Turner syndrome

Turner syndrome, also known as 45XO or 45X, is the most common of the sex chromosome abnormalities in females.

Epidemiology

The incidence is estimated at 1:2000-5000 of live births, although the in utero rate is much higher (1-2% of conceptions) due to a significant proportion of fetuses with 45X aborting by the 2trimester.

Clinical presentation

In adults, it is one of the most important causes of primary amenorrhea and accounts for approximately one-third of such cases.

Pathology

Genetics

Turner syndrome is classically characterized by the absence of one X chromosome copy (45 XO), with the missing chromosome most frequently (two-thirds) being the paternal one. Most cases occur as a sporadic event.

However, the classic genetic change is not present in all cases. Three main subtypes include:

  • complete monosomy (45XO): ~60% 
    • even though it is relatively common, almost all 45 XO fetuses will spontaneously abort, with 70% lost between 16 weeks and term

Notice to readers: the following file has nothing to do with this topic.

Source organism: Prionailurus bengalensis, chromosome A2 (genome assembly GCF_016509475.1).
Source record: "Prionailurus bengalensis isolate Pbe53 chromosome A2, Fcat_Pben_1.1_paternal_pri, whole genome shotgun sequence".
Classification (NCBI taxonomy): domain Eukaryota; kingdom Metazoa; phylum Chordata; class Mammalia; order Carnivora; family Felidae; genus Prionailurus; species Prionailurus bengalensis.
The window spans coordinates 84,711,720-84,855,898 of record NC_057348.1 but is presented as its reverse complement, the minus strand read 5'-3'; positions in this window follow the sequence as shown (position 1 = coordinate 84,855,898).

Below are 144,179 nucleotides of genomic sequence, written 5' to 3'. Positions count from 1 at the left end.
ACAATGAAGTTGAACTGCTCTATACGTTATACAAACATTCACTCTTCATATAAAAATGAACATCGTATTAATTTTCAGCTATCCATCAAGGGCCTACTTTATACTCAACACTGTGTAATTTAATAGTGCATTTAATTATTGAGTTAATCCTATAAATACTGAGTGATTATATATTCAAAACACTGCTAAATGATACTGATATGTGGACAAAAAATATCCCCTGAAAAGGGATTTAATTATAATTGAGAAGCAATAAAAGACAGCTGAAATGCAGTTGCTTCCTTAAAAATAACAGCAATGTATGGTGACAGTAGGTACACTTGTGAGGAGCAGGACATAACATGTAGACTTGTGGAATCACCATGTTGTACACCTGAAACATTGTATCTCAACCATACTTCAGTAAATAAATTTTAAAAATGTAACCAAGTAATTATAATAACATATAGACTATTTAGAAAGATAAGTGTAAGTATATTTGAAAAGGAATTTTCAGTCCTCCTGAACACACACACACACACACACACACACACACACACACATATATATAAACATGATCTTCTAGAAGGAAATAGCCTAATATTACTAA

• partial monosomy (structurally-altered X chromosome): ~15%
  • mosaicism (XO and another sex karyotype): ~30%

Unlike the common trisomies, there is no association with maternal age.

Markers
  • serum alpha-fetoprotein (AFP): decreased
  • beta HCG
    • elevated if hydrops present
    • decreased if no hydrops
  • serum inhibin
    • elevated if hydrops present
    • absent if hydrops absent
Associations
Complications

In utero complications include:

  • development of hydrops fetalis: usually from fluid overload secondary to lymphatic failure

Radiographic features

Antenatal ultrasound
Postpartum-to-adulthood features
Musculoskeletal
Pelvic ultrasound
Gastrointestinal

Treatment and prognosis

Overall prognosis very variable is dependent on associated anomalies. While the vast majority of fetuses are aborted in the second trimester, some may have a long life expectancy. Cases with mosaicism do much better. Mental development is unaffected.

History and etymology

It is named after the American endocrinologist Henry H Turner (1892-1970) who first described the syndrome in 1938.

Differential diagnosis

General differential considerations include:

  • Noonan syndrome: can have similar phenotypical features but normal karyotype